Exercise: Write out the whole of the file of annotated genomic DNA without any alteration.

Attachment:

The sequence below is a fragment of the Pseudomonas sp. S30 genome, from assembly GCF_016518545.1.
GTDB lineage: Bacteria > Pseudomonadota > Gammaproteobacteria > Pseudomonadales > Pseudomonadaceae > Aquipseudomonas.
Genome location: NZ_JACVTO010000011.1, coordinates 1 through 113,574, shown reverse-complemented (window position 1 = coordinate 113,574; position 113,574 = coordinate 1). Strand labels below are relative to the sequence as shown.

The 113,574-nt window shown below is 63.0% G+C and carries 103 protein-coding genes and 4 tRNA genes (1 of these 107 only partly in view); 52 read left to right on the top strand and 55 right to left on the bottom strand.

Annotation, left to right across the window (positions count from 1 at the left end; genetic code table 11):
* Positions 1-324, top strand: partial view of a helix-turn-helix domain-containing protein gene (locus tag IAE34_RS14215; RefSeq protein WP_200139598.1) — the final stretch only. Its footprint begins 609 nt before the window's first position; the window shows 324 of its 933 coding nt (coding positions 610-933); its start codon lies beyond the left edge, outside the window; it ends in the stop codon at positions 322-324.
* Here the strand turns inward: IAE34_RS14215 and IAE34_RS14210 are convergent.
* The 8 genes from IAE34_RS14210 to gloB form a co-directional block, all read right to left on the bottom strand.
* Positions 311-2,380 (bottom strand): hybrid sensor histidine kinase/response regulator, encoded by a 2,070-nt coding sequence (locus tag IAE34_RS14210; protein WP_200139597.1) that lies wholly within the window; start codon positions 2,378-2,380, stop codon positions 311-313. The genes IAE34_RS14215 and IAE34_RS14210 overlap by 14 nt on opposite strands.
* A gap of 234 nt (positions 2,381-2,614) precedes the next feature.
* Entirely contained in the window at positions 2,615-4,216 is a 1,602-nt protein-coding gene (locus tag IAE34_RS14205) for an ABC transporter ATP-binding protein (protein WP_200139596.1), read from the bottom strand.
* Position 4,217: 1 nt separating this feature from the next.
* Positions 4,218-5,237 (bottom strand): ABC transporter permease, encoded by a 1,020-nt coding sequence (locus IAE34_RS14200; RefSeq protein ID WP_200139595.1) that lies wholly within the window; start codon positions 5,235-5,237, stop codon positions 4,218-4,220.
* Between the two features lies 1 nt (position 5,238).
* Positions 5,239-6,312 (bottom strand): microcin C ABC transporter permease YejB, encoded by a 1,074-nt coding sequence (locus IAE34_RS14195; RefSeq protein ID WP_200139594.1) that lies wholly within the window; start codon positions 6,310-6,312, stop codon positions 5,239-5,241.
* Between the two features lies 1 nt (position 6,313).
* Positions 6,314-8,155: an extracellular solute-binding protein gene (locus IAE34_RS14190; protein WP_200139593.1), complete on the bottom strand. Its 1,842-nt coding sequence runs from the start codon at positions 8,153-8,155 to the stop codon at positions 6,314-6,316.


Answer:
The sequence below is a fragment of the Pseudomonas sp. S30 genome, from assembly GCF_016518545.1.
GTDB lineage: Bacteria > Pseudomonadota > Gammaproteobacteria > Pseudomonadales > Pseudomonadaceae > Aquipseudomonas.
Genome location: NZ_JACVTO010000011.1, coordinates 1 through 113,574, shown reverse-complemented (window position 1 = coordinate 113,574; position 113,574 = coordinate 1). Strand labels below are relative to the sequence as shown.

The 113,574-nt window shown below is 63.0% G+C and carries 103 protein-coding genes and 4 tRNA genes (1 of these 107 only partly in view); 52 read left to right on the top strand and 55 right to left on the bottom strand.

Annotation, left to right across the window (positions count from 1 at the left end; genetic code table 11):
* Positions 1-324, top strand: partial view of a helix-turn-helix domain-containing protein gene (locus tag IAE34_RS14215; RefSeq protein WP_200139598.1) — the final stretch only. Its footprint begins 609 nt before the window's first position; the window shows 324 of its 933 coding nt (coding positions 610-933); its start codon lies beyond the left edge, outside the window; it ends in the stop codon at positions 322-324.
* Here the strand turns inward: IAE34_RS14215 and IAE34_RS14210 are convergent.
* The 8 genes from IAE34_RS14210 to gloB form a co-directional block, all read right to left on the bottom strand.
* Positions 311-2,380 (bottom strand): hybrid sensor histidine kinase/response regulator, encoded by a 2,070-nt coding sequence (locus tag IAE34_RS14210; protein WP_200139597.1) that lies wholly within the window; start codon positions 2,378-2,380, stop codon positions 311-313. The genes IAE34_RS14215 and IAE34_RS14210 overlap by 14 nt on opposite strands.
* A gap of 234 nt (positions 2,381-2,614) precedes the next feature.
* Entirely contained in the window at positions 2,615-4,216 is a 1,602-nt protein-coding gene (locus tag IAE34_RS14205) for an ABC transporter ATP-binding protein (protein WP_200139596.1), read from the bottom strand.
* Position 4,217: 1 nt separating this feature from the next.
* Positions 4,218-5,237 (bottom strand): ABC transporter permease, encoded by a 1,020-nt coding sequence (locus IAE34_RS14200; RefSeq protein ID WP_200139595.1) that lies wholly within the window; start codon positions 5,235-5,237, stop codon positions 4,218-4,220.
* Between the two features lies 1 nt (position 5,238).
* Positions 5,239-6,312 (bottom strand): microcin C ABC transporter permease YejB, encoded by a 1,074-nt coding sequence (locus IAE34_RS14195; RefSeq protein ID WP_200139594.1) that lies wholly within the window; start codon positions 6,310-6,312, stop codon positions 5,239-5,241.
* Between the two features lies 1 nt (position 6,313).
* Positions 6,314-8,155: an extracellular solute-binding protein gene (locus IAE34_RS14190; protein WP_200139593.1), complete on the bottom strand. Its 1,842-nt coding sequence runs from the start codon at positions 8,153-8,155 to the stop codon at positions 6,314-6,316.